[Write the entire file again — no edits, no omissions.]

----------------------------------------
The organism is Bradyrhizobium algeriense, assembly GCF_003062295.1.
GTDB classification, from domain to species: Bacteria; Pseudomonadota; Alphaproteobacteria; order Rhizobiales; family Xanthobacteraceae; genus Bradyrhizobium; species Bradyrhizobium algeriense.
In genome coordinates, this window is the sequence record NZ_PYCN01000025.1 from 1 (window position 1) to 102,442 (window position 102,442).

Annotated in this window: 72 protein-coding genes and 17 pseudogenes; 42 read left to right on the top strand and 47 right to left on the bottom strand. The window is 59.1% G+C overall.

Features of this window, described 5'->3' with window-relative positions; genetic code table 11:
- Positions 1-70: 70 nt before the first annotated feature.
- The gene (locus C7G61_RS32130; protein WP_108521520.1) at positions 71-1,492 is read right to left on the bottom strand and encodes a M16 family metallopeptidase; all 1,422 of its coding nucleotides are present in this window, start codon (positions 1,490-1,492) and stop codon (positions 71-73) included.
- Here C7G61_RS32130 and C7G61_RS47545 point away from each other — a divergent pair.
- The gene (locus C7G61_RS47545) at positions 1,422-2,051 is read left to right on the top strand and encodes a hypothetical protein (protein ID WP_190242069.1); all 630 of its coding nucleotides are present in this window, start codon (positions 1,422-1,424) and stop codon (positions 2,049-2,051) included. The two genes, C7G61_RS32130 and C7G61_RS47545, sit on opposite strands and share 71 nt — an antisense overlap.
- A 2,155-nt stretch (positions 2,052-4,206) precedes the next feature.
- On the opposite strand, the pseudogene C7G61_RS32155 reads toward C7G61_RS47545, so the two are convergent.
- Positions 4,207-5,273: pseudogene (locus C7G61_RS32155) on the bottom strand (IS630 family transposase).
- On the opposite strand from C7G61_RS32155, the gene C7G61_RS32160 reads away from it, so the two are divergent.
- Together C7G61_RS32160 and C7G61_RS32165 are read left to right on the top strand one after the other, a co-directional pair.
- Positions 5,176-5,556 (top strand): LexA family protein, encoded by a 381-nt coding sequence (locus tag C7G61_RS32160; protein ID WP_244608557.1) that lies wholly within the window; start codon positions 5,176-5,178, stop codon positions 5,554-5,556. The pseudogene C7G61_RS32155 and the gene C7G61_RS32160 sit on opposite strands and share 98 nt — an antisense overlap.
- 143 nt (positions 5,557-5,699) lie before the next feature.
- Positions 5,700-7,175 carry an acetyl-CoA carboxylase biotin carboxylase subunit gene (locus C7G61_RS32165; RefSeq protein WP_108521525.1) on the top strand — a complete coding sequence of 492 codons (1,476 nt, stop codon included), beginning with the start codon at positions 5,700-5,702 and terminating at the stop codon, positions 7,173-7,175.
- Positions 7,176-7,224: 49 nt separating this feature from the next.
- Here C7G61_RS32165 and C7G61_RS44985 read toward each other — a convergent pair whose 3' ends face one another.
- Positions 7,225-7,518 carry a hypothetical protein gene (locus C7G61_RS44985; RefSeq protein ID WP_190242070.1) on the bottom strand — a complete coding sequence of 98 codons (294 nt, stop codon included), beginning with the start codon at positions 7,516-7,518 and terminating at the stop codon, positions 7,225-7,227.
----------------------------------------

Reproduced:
The organism is Bradyrhizobium algeriense, assembly GCF_003062295.1.
GTDB classification, from domain to species: Bacteria; Pseudomonadota; Alphaproteobacteria; order Rhizobiales; family Xanthobacteraceae; genus Bradyrhizobium; species Bradyrhizobium algeriense.
In genome coordinates, this window is the sequence record NZ_PYCN01000025.1 from 1 (window position 1) to 102,442 (window position 102,442).

Annotated in this window: 72 protein-coding genes and 17 pseudogenes; 42 read left to right on the top strand and 47 right to left on the bottom strand. The window is 59.1% G+C overall.

Features of this window, described 5'->3' with window-relative positions; genetic code table 11:
- Positions 1-70: 70 nt before the first annotated feature.
- The gene (locus C7G61_RS32130; protein WP_108521520.1) at positions 71-1,492 is read right to left on the bottom strand and encodes a M16 family metallopeptidase; all 1,422 of its coding nucleotides are present in this window, start codon (positions 1,490-1,492) and stop codon (positions 71-73) included.
- Here C7G61_RS32130 and C7G61_RS47545 point away from each other — a divergent pair.
- The gene (locus C7G61_RS47545) at positions 1,422-2,051 is read left to right on the top strand and encodes a hypothetical protein (protein ID WP_190242069.1); all 630 of its coding nucleotides are present in this window, start codon (positions 1,422-1,424) and stop codon (positions 2,049-2,051) included. The two genes, C7G61_RS32130 and C7G61_RS47545, sit on opposite strands and share 71 nt — an antisense overlap.
- A 2,155-nt stretch (positions 2,052-4,206) precedes the next feature.
- On the opposite strand, the pseudogene C7G61_RS32155 reads toward C7G61_RS47545, so the two are convergent.
- Positions 4,207-5,273: pseudogene (locus C7G61_RS32155) on the bottom strand (IS630 family transposase).
- On the opposite strand from C7G61_RS32155, the gene C7G61_RS32160 reads away from it, so the two are divergent.
- Together C7G61_RS32160 and C7G61_RS32165 are read left to right on the top strand one after the other, a co-directional pair.
- Positions 5,176-5,556 (top strand): LexA family protein, encoded by a 381-nt coding sequence (locus tag C7G61_RS32160; protein ID WP_244608557.1) that lies wholly within the window; start codon positions 5,176-5,178, stop codon positions 5,554-5,556. The pseudogene C7G61_RS32155 and the gene C7G61_RS32160 sit on opposite strands and share 98 nt — an antisense overlap.
- 143 nt (positions 5,557-5,699) lie before the next feature.
- Positions 5,700-7,175 carry an acetyl-CoA carboxylase biotin carboxylase subunit gene (locus C7G61_RS32165; RefSeq protein WP_108521525.1) on the top strand — a complete coding sequence of 492 codons (1,476 nt, stop codon included), beginning with the start codon at positions 5,700-5,702 and terminating at the stop codon, positions 7,173-7,175.
- Positions 7,176-7,224: 49 nt separating this feature from the next.
- Here C7G61_RS32165 and C7G61_RS44985 read toward each other — a convergent pair whose 3' ends face one another.
- Positions 7,225-7,518 carry a hypothetical protein gene (locus C7G61_RS44985; RefSeq protein ID WP_190242070.1) on the bottom strand — a complete coding sequence of 98 codons (294 nt, stop codon included), beginning with the start codon at positions 7,516-7,518 and terminating at the stop codon, positions 7,225-7,227.